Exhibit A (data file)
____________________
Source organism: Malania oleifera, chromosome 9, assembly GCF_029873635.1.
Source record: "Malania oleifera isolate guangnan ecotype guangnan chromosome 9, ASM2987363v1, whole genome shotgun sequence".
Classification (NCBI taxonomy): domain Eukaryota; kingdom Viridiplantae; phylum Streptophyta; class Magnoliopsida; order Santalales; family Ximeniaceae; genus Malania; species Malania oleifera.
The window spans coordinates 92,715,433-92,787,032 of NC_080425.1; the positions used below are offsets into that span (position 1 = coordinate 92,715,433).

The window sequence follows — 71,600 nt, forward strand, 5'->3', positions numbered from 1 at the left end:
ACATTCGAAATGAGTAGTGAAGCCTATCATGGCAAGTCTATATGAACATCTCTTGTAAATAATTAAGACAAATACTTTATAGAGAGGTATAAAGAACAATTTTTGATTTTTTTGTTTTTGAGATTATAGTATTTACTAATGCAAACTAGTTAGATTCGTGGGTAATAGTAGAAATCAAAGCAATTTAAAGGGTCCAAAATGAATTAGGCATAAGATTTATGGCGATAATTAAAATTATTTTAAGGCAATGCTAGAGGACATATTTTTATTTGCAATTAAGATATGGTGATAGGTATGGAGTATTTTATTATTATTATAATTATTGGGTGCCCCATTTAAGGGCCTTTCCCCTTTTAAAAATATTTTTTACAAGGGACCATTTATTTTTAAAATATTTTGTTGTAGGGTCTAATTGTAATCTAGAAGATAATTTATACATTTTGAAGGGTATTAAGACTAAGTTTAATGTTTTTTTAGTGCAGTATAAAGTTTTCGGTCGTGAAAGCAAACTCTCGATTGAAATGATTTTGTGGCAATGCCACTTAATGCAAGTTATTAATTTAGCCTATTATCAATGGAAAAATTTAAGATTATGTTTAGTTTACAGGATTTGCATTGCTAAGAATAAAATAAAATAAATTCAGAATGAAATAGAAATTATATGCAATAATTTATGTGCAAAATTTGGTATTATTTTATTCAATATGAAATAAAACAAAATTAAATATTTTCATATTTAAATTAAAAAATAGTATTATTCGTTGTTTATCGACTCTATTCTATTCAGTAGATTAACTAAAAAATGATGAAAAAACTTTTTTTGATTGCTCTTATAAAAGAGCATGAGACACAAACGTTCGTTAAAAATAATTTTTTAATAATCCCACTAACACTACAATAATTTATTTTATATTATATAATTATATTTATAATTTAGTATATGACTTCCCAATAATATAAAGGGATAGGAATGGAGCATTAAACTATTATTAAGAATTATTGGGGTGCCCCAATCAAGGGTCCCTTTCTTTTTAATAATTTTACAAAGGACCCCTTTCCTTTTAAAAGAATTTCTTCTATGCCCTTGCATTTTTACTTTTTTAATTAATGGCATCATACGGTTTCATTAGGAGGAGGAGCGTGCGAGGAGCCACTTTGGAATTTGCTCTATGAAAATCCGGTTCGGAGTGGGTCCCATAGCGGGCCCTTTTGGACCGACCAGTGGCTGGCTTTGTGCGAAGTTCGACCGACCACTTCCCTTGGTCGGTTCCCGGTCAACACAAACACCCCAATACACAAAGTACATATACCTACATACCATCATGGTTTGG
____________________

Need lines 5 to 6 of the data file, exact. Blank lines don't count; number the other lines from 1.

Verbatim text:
The window sequence follows — 71,600 nt, forward strand, 5'->3', positions numbered from 1 at the left end:
ACATTCGAAATGAGTAGTGAAGCCTATCATGGCAAGTCTATATGAACATCTCTTGTAAATAATTAAGACAAATACTTTATAGAGAGGTATAAAGAACAATTTTTGATTTTTTTGTTTTTGAGATTATAGTATTTACTAATGCAAACTAGTTAGATTCGTGGGTAATAGTAGAAATCAAAGCAATTTAAAGGGTCCAAAATGAATTAGGCATAAGATTTATGGCGATAATTAAAATTATTTTAAGGCAATGCTAGAGGACATATTTTTATTTGCAATTAAGATATGGTGATAGGTATGGAGTATTTTATTATTATTATAATTATTGGGTGCCCCATTTAAGGGCCTTTCCCCTTTTAAAAATATTTTTTACAAGGGACCATTTATTTTTAAAATATTTTGTTGTAGGGTCTAATTGTAATCTAGAAGATAATTTATACATTTTGAAGGGTATTAAGACTAAGTTTAATGTTTTTTTAGTGCAGTATAAAGTTTTCGGTCGTGAAAGCAAACTCTCGATTGAAATGATTTTGTGGCAATGCCACTTAATGCAAGTTATTAATTTAGCCTATTATCAATGGAAAAATTTAAGATTATGTTTAGTTTACAGGATTTGCATTGCTAAGAATAAAATAAAATAAATTCAGAATGAAATAGAAATTATATGCAATAATTTATGTGCAAAATTTGGTATTATTTTATTCAATATGAAATAAAACAAAATTAAATATTTTCATATTTAAATTAAAAAATAGTATTATTCGTTGTTTATCGACTCTATTCTATTCAGTAGATTAACTAAAAAATGATGAAAAAACTTTTTTTGATTGCTCTTATAAAAGAGCATGAGACACAAACGTTCGTTAAAAATAATTTTTTAATAATCCCACTAACACTACAATAATTTATTTTATATTATATAATTATATTTATAATTTAGTATATGACTTCCCAATAATATAAAGGGATAGGAATGGAGCATTAAACTATTATTAAGAATTATTGGGGTGCCCCAATCAAGGGTCCCTTTCTTTTTAATAATTTTACAAAGGACCCCTTTCCTTTTAAAAGAATTTCTTCTATGCCCTTGCATTTTTACTTTTTTAATTAATGGCATCATACGGTTTCATTAGGAGGAGGAGCGTGCGAGGAGCCACTTTGGAATTTGCTCTATGAAAATCCGGTTCGGAGTGGGTCCCATAGCGGGCCCTTTTGGACCGACCAGTGGCTGGCTTTGTGCGAAGTTCGACCGACCACTTCCCTTGGTCGGTTCCCGGTCAACACAAACACCCCAATACACAAAGTACATATACCTACATACCATCATGGTTTGG